Last month I was very lucky to receive a test for a background designer position on Cartoon Network's show "Adventure Time". For those of you who don't know what a test is, I decided to write a little about the specifics of my test and what I learned from it.
What is a test?
When studios are looking to hire someone for a creative position, often times they will ask a small pool of people to perform a test. This is to see if the applicant can adhere to the show's style, meet deadlines, and how creative they are. When I applied to the background job, I was required to only send a link to my portfolio. The studio or hiring person can tell if the artist's skills are technically ready, and the test figures out how well they mesh.
What was the test?
For my test, I was required to design two different backgrounds. One interior, and one exterior. I was given two rough storyboards, a description of what I was to draw, and a whole lot of reference to aid in learning Adventure Time's shape language. We were also given the "Adventure Time brush", a fixed width brush that all the designers on the show use to ink the backgrounds. Since I applied for a background designer position, I was only required to do line. For those that don't know, most big TV studios have one artist design and render the line art for the background, and another one color it.
You have to work fast!
In any job, speed and efficiency are key. This is something that school doesn't really teach you. Whether you are given a test, or maybe a small free lance job, you quickly realize you are getting a baptism by fire. I thought I worked fast in college, but I didn't know how slow I really was. The key is to minimize the time when your pen is lifted from the tablet and you are staring off into space. Turn off that TV! Close out of Netflix! Log out of Facebook or Tumblr! Silence that cell-phone! If you find you work too slowly, take out these distractions and really try to learn how to be faster. It's not something that just happens, you have to work at it, really, really hard.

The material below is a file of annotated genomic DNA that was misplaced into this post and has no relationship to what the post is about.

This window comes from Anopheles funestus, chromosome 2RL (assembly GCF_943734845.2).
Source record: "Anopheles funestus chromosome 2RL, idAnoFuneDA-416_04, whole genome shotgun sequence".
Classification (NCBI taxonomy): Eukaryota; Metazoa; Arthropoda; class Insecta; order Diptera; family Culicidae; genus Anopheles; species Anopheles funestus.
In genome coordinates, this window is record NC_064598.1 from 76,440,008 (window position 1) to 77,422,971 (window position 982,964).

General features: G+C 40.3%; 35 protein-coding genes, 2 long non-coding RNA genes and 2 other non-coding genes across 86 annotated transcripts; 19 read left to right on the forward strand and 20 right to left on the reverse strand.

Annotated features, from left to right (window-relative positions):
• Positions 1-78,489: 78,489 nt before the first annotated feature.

What happens after the test?
You wait! Many times, studios will already have an artist in mind when they post a job or a test, but they are legally required to advertise it, and interview or test other candidates. So, does this mean you can be asked to do a test and from the start someone else was always going to get it? Yes. Does it suck? Yes. Can you do anything to change that? No. Ok, ok, tell you something positive? Getting a test is still a really good sign. Studios will not waste your time. If they ask you to test, they are interested in your work. Also, many times studios refer to past tests when new positions come up. So, the test could be a tiny foot in the door. EDIT: Always make sure you get permission from the studio before putting your test up online.
Always ask for feedback!
A few weeks after the deadline had passed, and I was sure that I had not gotten the job, I emailed and asked for feedback on my test. I never actually heard back, but the important thing is that I asked. Definitely, do not pester. If someone hasn't responded, send a follow up email within several weeks only if the matter is very important. But after that, just let it go. If the person you tested for didn't respond, find someone else who is experienced enough to give you a good critique. If you know what to improve on, then it doesn't matter if you didn't get the job, because you have gained invaluable experience and knowledge with which to move forward from.
As a side note, I'm currently a free lance environment designer on the animated series "Superbook" produced by the Christian Broadcast Network. I'm learning more now than I did in 4 years of art school! But, more on that in a future post. :)
Meghan Boehman Art
Art tips I learn and helpful resources that I find.